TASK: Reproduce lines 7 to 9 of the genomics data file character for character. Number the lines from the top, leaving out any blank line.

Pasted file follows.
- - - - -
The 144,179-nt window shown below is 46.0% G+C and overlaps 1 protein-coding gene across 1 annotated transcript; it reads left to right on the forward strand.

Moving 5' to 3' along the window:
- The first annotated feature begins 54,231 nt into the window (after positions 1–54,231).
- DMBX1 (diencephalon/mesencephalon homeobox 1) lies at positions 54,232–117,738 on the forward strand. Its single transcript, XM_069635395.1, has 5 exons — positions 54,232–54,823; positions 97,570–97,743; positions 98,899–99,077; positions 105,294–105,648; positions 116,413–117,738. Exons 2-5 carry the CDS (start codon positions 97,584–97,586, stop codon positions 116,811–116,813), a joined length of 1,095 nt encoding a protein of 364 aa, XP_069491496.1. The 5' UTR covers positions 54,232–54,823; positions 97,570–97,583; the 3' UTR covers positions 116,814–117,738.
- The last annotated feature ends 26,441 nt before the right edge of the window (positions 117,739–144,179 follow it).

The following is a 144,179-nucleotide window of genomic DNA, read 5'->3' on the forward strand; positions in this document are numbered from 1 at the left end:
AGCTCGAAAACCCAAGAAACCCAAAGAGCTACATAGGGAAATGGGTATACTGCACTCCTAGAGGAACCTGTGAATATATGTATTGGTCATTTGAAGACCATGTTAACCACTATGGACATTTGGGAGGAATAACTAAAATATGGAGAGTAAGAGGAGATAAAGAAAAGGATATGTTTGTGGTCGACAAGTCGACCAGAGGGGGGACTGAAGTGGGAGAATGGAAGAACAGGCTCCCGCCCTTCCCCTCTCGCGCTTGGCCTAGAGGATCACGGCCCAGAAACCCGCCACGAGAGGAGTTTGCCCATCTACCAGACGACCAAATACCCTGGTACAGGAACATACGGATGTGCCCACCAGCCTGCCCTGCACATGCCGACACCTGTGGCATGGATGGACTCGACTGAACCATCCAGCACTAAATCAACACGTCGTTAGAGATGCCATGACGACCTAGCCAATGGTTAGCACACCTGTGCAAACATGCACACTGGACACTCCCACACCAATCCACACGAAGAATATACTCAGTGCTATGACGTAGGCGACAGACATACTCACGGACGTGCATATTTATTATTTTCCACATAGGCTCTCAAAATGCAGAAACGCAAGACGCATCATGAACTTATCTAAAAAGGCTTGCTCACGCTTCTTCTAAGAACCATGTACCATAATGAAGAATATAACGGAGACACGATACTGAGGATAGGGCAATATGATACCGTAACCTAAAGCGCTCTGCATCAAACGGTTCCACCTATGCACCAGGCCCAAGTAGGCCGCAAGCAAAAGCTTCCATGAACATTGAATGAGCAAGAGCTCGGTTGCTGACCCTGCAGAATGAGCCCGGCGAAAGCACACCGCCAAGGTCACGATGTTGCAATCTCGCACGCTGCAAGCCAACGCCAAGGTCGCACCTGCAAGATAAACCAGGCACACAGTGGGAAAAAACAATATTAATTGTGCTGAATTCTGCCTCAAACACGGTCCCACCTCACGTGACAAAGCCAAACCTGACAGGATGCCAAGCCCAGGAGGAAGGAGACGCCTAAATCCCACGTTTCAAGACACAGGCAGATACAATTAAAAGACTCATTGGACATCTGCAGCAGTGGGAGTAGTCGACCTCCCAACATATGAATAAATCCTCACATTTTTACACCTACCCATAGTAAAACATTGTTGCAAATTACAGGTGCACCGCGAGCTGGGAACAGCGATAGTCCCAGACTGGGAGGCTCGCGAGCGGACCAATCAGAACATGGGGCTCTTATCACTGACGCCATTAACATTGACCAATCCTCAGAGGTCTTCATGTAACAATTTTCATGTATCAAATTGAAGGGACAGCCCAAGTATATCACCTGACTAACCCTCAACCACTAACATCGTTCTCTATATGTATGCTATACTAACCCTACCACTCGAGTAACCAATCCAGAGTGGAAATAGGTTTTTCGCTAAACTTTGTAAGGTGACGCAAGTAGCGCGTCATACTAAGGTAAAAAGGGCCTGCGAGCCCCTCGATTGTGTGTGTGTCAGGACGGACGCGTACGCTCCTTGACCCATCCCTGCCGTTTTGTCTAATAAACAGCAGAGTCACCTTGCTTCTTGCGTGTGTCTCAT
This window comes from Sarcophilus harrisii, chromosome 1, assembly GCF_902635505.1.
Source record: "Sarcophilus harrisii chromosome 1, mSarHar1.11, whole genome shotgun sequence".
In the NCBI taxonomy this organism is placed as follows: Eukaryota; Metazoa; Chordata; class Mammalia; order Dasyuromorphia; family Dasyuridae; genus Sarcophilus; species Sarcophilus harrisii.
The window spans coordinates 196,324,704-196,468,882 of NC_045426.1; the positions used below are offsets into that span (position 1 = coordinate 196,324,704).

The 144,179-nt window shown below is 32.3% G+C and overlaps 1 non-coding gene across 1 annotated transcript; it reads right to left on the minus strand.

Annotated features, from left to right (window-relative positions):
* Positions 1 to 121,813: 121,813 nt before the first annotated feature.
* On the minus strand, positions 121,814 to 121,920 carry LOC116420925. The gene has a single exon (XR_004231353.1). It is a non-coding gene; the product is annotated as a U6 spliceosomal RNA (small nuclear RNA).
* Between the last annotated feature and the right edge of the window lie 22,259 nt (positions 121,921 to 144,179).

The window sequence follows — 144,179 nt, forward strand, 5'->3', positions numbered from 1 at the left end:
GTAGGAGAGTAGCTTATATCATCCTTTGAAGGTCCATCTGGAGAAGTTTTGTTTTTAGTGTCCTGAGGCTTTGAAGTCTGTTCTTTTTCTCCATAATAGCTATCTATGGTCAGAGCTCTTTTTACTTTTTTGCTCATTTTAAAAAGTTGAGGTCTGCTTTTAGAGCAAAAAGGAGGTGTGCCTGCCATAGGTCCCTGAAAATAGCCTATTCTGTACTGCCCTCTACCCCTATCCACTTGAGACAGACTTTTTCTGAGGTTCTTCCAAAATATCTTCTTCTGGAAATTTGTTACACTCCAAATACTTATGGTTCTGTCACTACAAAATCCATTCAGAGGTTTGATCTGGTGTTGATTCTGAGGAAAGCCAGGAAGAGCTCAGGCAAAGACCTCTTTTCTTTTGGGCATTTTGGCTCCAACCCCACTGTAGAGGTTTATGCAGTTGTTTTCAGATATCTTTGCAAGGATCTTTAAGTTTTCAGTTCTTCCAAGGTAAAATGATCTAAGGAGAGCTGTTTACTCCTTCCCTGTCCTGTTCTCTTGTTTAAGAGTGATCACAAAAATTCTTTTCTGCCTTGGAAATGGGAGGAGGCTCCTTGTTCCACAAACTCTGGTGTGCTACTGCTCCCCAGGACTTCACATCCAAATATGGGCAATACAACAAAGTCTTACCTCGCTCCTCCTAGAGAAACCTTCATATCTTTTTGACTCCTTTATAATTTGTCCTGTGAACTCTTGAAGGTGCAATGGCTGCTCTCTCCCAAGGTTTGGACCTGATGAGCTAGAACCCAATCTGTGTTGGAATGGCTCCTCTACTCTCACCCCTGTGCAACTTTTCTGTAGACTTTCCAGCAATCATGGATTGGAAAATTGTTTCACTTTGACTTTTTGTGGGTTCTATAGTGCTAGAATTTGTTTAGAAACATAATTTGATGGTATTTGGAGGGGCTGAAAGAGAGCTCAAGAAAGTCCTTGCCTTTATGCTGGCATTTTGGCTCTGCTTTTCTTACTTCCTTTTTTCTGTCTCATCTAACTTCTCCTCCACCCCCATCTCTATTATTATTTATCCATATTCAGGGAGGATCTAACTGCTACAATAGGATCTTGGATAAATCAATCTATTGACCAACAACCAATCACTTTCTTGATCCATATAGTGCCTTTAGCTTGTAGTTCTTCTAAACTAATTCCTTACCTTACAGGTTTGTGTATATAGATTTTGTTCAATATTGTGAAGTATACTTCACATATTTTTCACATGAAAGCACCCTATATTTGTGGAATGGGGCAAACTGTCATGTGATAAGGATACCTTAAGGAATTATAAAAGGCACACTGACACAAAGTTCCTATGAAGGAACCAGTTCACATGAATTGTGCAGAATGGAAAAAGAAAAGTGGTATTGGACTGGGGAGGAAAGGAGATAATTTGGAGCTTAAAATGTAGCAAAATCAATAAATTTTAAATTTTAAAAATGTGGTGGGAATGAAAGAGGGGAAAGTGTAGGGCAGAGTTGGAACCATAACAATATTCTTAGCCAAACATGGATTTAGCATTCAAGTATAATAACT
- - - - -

AGCTCGAAAACCCAAGAAACCCAAAGAGCTACATAGGGAAATGGGTATACTGCACTCCTAGAGGAACCTGTGAATATATGTATTGGTCATTTGAAGACCATGTTAACCACTATGGACATTTGGGAGGAATAACTAAAATATGGAGAGTAAGAGGAGATAAAGAAAAGGATATGTTTGTGGTCGACAAGTCGACCAGAGGGGGGACTGAAGTGGGAGAATGGAAGAACAGGCTCCCGCCCTTCCCCTCTCGCGCTTGGCCTAGAGGATCACGGCCCAGAAACCCGCCACGAGAGGAGTTTGCCCATCTACCAGACGACCAAATACCCTGGTACAGGAACATACGGATGTGCCCACCAGCCTGCCCTGCACATGCCGACACCTGTGGCATGGATGGACTCGACTGAACCATCCAGCACTAAATCAACACGTCGTTAGAGATGCCATGACGACCTAGCCAATGGTTAGCACACCTGTGCAAACATGCACACTGGACACTCCCACACCAATCCACACGAAGAATATACTCAGTGCTATGACGTAGGCGACAGACATACTCACGGACGTGCATATTTATTATTTTCCACATAGGCTCTCAAAATGCAGAAACGCAAGACGCATCATGAACTTATCTAAAAAGGCTTGCTCACGCTTCTTCTAAGAACCATGTACCATAATGAAGAATATAACGGAGACACGATACTGAGGATAGGGCAATATGATACCGTAACCTAAAGCGCTCTGCATCAAACGGTTCCACCTATGCACCAGGCCCAAGTAGGCCGCAAGCAAAAGCTTCCATGAACATTGAATGAGCAAGAGCTCGGTTGCTGACCCTGCAGAATGAGCCCGGCGAAAGCACACCGCCAAGGTCACGATGTTGCAATCTCGCACGCTGCAAGCCAACGCCAAGGTCGCACCTGCAAGATAAACCAGGCACACAGTGGGAAAAAACAATATTAATTGTGCTGAATTCTGCCTCAAACACGGTCCCACCTCACGTGACAAAGCCAAACCTGACAGGATGCCAAGCCCAGGAGGAAGGAGACGCCTAAATCCCACGTTTCAAGACACAGGCAGATACAATTAAAAGACTCATTGGACATCTGCAGCAGTGGGAGTAGTCGACCTCCCAACATATGAATAAATCCTCACATTTTTACACCTACCCATAGTAAAACATTGTTGCAAATTACAGGTGCACCGCGAGCTGGGAACAGCGATAGTCCCAGACTGGGAGGCTCGCGAGCGGACCAATCAGAACATGGGGCTCTTATCACTGACGCCATTAACATTGACCAATCCTCAGAGGTCTTCATGTAACAATTTTCATGTATCAAATTGAAGGGACAGCCCAAGTATATCACCTGACTAACCCTCAACCACTAACATCGTTCTCTATATGTATGCTATACTAACCCTACCACTCGAGTAACCAATCCAGAGTGGAAATAGGTTTTTCGCTAAACTTTGTAAGGTGACGCAAGTAGCGCGTCATACTAAGGTAAAAAGGGCCTGCGAGCCCCTCGATTGTGTGTGTGTCAGGACGGACGCGTACGCTCCTTGACCCATCCCTGCCGTTTTGTCTAATAAACAGCAGAGTCACCTTGCTTCTTGCGTGTGTCTCAT
This window comes from Sarcophilus harrisii, chromosome 1, assembly GCF_902635505.1.
Source record: "Sarcophilus harrisii chromosome 1, mSarHar1.11, whole genome shotgun sequence".